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What is passive real estate investing?

Passive real estate investing involves generating income from real estate holdings without having to actively manage them yourself. For example, landlords achieve this by outsourcing property management responsibilities to professional companies. But you can also explore completely passive investment options like crowdfunding or REITs, which I'll cover below.

The goal of this investing style is to still reap the benefits of real estate – like steady cash flow and potential property appreciation – without having to give up your time. And while real estate sometimes requires upfront work, it's very possible to turn your investment into a semi or fully passive business.

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Passive vs. active real estate investing

As with most types of investments, the bigger the risk, the bigger the reward. Passive investment in real estate is the less risky way to invest in real estate, but it isn't necessary the most lucrative.

Active investing in real estate requires more of your own capital and involves more risk. Examples of active investing include buying properties and holding them for rental income, buying a house to fix up and then sell for a profit, or becoming a property wholesaler. These options all require a high risk tolerance, large pool of money to draw from and a lot of due diligence and know-how.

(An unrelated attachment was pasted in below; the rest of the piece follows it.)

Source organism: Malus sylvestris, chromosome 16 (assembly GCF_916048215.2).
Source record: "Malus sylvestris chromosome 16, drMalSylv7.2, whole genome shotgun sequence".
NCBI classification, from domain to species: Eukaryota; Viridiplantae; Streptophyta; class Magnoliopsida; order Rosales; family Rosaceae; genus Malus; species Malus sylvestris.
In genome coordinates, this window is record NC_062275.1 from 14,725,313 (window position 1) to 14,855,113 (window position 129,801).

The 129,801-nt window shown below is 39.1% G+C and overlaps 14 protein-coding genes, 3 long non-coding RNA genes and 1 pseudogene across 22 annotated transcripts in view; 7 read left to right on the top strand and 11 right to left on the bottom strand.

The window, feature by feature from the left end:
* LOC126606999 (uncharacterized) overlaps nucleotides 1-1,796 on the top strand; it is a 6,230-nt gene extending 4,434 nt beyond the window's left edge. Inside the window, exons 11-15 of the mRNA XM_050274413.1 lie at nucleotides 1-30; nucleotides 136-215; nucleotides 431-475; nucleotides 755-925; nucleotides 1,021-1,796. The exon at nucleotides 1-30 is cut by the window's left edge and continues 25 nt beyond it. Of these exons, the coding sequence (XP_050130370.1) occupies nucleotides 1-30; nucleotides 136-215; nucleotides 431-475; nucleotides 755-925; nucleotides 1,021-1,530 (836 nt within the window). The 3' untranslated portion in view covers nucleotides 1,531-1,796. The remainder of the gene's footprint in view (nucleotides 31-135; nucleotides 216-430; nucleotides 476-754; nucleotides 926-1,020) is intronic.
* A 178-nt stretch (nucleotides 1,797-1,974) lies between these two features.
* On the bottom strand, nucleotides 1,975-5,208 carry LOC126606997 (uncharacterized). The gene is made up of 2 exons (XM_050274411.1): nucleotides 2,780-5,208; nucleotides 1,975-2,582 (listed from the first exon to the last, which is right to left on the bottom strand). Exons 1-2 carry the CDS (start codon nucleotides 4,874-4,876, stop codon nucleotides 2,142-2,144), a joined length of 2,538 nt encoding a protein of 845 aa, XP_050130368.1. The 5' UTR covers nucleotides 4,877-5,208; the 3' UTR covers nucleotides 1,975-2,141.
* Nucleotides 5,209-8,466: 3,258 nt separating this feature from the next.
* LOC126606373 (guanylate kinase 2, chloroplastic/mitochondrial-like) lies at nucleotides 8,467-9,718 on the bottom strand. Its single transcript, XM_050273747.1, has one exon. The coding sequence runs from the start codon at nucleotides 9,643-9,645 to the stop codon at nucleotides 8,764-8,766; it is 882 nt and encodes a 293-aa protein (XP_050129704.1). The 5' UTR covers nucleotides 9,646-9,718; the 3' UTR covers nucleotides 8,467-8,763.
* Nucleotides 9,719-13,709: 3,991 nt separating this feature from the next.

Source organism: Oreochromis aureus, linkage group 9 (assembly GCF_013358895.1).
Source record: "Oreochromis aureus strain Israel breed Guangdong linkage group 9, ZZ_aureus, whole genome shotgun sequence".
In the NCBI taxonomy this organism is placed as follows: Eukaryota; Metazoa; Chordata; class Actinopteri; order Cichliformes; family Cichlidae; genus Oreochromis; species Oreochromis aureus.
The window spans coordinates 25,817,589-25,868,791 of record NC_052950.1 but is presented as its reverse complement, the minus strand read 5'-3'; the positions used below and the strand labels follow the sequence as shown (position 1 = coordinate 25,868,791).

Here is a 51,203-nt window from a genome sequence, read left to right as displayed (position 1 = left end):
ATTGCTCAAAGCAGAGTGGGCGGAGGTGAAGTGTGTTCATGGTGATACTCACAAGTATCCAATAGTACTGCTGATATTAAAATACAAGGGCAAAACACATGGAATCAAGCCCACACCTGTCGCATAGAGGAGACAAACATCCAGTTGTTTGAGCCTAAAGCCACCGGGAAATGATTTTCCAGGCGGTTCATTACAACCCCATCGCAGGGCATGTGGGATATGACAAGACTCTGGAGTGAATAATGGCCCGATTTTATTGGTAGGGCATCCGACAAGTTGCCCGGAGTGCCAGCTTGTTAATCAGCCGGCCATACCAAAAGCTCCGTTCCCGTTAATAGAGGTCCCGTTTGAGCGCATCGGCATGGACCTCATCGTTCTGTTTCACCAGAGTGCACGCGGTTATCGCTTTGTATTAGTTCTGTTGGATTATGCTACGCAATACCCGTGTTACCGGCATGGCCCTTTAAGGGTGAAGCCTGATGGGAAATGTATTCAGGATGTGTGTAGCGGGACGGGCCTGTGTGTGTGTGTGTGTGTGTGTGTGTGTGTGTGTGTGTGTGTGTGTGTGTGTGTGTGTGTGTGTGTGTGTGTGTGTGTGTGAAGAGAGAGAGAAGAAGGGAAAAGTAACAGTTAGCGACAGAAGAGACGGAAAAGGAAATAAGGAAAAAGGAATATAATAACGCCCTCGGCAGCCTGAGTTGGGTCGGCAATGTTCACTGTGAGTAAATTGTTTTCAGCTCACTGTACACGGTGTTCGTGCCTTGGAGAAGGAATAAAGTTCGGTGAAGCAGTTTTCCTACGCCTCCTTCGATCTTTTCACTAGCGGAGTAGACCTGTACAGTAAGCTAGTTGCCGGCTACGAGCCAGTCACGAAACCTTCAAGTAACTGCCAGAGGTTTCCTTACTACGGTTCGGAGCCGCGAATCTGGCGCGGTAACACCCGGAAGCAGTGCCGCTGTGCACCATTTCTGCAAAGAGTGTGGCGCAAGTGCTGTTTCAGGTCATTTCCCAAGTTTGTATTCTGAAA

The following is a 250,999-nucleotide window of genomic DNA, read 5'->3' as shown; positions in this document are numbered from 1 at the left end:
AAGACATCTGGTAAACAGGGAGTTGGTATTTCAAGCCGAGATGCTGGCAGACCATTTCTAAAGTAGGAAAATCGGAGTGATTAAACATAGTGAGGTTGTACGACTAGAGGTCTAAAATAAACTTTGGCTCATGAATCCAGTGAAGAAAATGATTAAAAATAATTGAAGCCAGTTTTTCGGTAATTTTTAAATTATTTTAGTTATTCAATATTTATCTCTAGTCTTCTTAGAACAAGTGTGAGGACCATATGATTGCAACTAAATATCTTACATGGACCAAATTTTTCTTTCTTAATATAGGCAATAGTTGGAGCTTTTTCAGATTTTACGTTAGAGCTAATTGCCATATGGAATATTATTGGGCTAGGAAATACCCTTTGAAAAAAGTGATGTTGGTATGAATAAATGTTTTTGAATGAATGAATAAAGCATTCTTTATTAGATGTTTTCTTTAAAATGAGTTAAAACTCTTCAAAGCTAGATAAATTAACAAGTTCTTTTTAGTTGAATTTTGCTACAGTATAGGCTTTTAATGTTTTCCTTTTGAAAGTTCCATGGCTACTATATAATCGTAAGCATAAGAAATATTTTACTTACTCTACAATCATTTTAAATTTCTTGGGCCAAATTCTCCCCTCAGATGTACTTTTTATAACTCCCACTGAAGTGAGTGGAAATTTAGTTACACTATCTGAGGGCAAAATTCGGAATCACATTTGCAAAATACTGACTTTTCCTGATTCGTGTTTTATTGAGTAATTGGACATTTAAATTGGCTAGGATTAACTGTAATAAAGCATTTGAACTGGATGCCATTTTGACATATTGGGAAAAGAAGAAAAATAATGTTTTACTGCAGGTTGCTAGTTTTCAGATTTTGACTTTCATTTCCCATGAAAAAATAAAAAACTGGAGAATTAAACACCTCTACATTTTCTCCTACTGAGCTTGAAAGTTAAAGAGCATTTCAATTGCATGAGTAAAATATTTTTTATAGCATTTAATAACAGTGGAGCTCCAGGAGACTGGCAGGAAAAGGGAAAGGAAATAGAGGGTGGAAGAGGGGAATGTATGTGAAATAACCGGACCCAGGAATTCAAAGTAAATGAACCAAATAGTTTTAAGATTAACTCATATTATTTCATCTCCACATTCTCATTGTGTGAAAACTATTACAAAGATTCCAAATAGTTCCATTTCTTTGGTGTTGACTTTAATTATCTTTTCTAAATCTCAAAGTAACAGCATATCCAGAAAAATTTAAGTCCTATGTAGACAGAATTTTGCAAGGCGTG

How to get started with passive real estate investing

There are several ways to add real estate to your investment portfolio while keeping things passive. Some methods require more capital and upfront work than others. However, the following strategies can all become completely passive or mostly passive investments.

1. Use real estate crowdfunding

One of the simplest ways to start passive real estate investing is to use crowdfunding sites. These platforms pool money together from investors to purchase income-generating commercial and residential real estate. As a shareholder, you earn cash distributions from rental income and can also earn from property prices appreciating and an eventual sale.

We like crowdfunding platforms because they're a beginner-friendly way to invest in real estate. In fact, several platforms don't require you to be an accredited investor to join.

  • Fundrise is an excellent starting point due to the low investing minimum and low annual fee. Check out our Fundrise review.
  • RealtyMogul allows you to invest in a wide range of real estate, from individual properties and multi-family dwellings to office buildings. Check out our RealtyMogul review.
  • Streitwise lets you add real estate to your portfolio with a minimum investment of $5,000. Check out our Streitwise review.

Crowdfunding is a passive real estate investing strategy; these companies work with their own network of property managers to find and manage tenants. All investors have to worry about is when distributions get paid out and eventually cashing out shares.

This is a testimonial in partnership with Fundrise. We earn a commission from partner links on Moneywise. All opinions are our own.

2. Work with a property manager